Policy dialogue aims to speed up action on tuberculosis in APEC

Scene from a meeting of the APEC Health Working Group (Photo: apec2017.vn) HCM City (VNA) – Health officials from the Asia-Pacific Economic Cooperation (APEC) are expected to have a hectic day in Ho Chi Minh City on August 22 with two policy dialogues and one meeting of the Health Working Group (HWG). One policy dialogue will focus on accelerating action on tuberculosis (TB) and multi-drug resistant tuberculosis (MDR TB) and the other will deal with promoting healthy aging and non-communicable diseases (NCD) control for a healthy Asia - Pacific region. At the same time, the HWG Meeting will enter the second working day after completing a lot of work on August 21. The Intellectual Property Rights Experts Group, the Investment Experts’ Group, the Emergency Preparedness Working Group, the Anti-Corruption and Transparency Working Group, the Mobility Group and the Electronic Commerce Steering Group-Data Privacy Subgroup will also meet on August 22. Besides, APEC officials will mull over other issues relating to customs procedures, trade and investment, chemicals, standards and conformance, and the services sector. In the Mekong Delta city of Can Tho, APEC officials will continue with the Policy Partnership on Food Security Meeting and the Ocean and Fisheries Working Group Meeting. The APEC exhibition on agriculture and advanced agro-production technologies is still underway in the city.-VNA ... [read more]

Policy dialogue aims to speed up action on tuberculosis in APEC

The four-day event has attracted 1,000 domestic and regional scientists and experts. Deputy Minister of Health Nguyen Thi Xuyen said TB is growing complex at a high rate of drug-resistant cases. Vietnam ranks 12th out of 22 countries having largest numbers of TB patients in the world. Every year, it has 5,000 new cases of multi drug-resistant tuberculosis but there is a serious shortage of anti-TB workers particularly at district level. All experts and scientists are read to share experience in preventing TB and lung diseases to help Vietnam’s health sector keep pace with regional countries in anti-TB work. As many as 250 scientific reports are focused on issues related to TB, lung cancer, asthma, pneumonia, and tobacco detoxification.... [read more]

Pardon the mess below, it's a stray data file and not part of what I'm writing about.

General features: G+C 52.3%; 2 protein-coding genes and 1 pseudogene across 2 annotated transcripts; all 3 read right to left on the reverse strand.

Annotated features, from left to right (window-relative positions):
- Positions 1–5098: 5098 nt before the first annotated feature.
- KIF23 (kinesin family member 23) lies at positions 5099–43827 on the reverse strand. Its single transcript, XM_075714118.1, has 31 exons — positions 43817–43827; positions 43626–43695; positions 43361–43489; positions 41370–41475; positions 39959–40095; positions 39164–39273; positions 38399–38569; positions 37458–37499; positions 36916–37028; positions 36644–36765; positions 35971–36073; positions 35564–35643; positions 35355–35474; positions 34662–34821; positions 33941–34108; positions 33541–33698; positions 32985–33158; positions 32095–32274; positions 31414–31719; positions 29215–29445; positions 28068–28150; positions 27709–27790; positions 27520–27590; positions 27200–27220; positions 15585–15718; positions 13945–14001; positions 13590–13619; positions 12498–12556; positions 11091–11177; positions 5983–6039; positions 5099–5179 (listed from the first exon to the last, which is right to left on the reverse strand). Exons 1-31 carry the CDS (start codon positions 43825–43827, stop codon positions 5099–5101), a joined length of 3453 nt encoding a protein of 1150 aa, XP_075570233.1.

The agenda was drafted to encourage the early detection of and response to infectious disease outbreaks before such outbreaks escalate to pandemic levels. Vietnam and Uganda have been selected to run pilot projects under the agenda’s framework. Over 2013–2014, the US Centres for Disease Control and Prevention (USCDC) have helped Vietnam’s Ministry of Health improve dangerous disease testing capacity at Hanoi’s National Institute of Hygiene and Epidemiology (NIHE) and Ho Chi Minh City’s Pasteur Institute. The USCDC also helped Vietnam establish an Emergency Operations Centre (EOC) with responsibility for directing responses to potential epidemics and coordinating with interdisciplinary units and international organisations on matters of public health . The USCDC’s Ugandan pilot project focused on improving testing for cholera, multi-drug resistant tuberculosis, and dengue fever. The USCDC and the US Department of Defence plan to invest US$40 million in similar projects in 10 other countries. Assuming congressional approval, total investment will rise to US$45 million in 2015. . The countries participating in the Global Health Security Agenda are Argentina, Australia, Canada, Chile, China , Ethiopia, Finland, France, Georgia, Germany, India, Indonesia , Italy, Japan , Kazakhstan, Mexico, the Netherlands, Norway, the Republic of Korea, Russia, Saudi Arabia, South Africa, Turkey, Uganda, the UK, and Vietnam.... [read more]